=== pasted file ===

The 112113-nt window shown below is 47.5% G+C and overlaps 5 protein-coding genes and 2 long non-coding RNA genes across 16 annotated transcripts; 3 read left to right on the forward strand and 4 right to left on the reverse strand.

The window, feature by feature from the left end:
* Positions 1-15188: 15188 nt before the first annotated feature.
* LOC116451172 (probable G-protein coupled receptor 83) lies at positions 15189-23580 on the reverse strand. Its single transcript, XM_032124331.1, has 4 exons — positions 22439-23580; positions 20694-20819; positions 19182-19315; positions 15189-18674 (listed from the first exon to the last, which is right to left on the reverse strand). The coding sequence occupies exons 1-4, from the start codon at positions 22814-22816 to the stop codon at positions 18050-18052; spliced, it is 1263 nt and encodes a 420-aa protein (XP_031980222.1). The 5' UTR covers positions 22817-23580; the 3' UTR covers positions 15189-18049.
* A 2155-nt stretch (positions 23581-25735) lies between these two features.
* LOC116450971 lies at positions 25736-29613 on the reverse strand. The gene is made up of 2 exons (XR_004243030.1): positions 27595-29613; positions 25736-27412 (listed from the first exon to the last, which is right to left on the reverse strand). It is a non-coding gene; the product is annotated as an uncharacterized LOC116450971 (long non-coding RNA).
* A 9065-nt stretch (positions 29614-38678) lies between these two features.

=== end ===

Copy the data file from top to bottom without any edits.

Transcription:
The 112113-nt window shown below is 47.5% G+C and overlaps 5 protein-coding genes and 2 long non-coding RNA genes across 16 annotated transcripts; 3 read left to right on the forward strand and 4 right to left on the reverse strand.

The window, feature by feature from the left end:
* Positions 1-15188: 15188 nt before the first annotated feature.
* LOC116451172 (probable G-protein coupled receptor 83) lies at positions 15189-23580 on the reverse strand. Its single transcript, XM_032124331.1, has 4 exons — positions 22439-23580; positions 20694-20819; positions 19182-19315; positions 15189-18674 (listed from the first exon to the last, which is right to left on the reverse strand). The coding sequence occupies exons 1-4, from the start codon at positions 22814-22816 to the stop codon at positions 18050-18052; spliced, it is 1263 nt and encodes a 420-aa protein (XP_031980222.1). The 5' UTR covers positions 22817-23580; the 3' UTR covers positions 15189-18049.
* A 2155-nt stretch (positions 23581-25735) lies between these two features.
* LOC116450971 lies at positions 25736-29613 on the reverse strand. The gene is made up of 2 exons (XR_004243030.1): positions 27595-29613; positions 25736-27412 (listed from the first exon to the last, which is right to left on the reverse strand). It is a non-coding gene; the product is annotated as an uncharacterized LOC116450971 (long non-coding RNA).
* A 9065-nt stretch (positions 29614-38678) lies between these two features.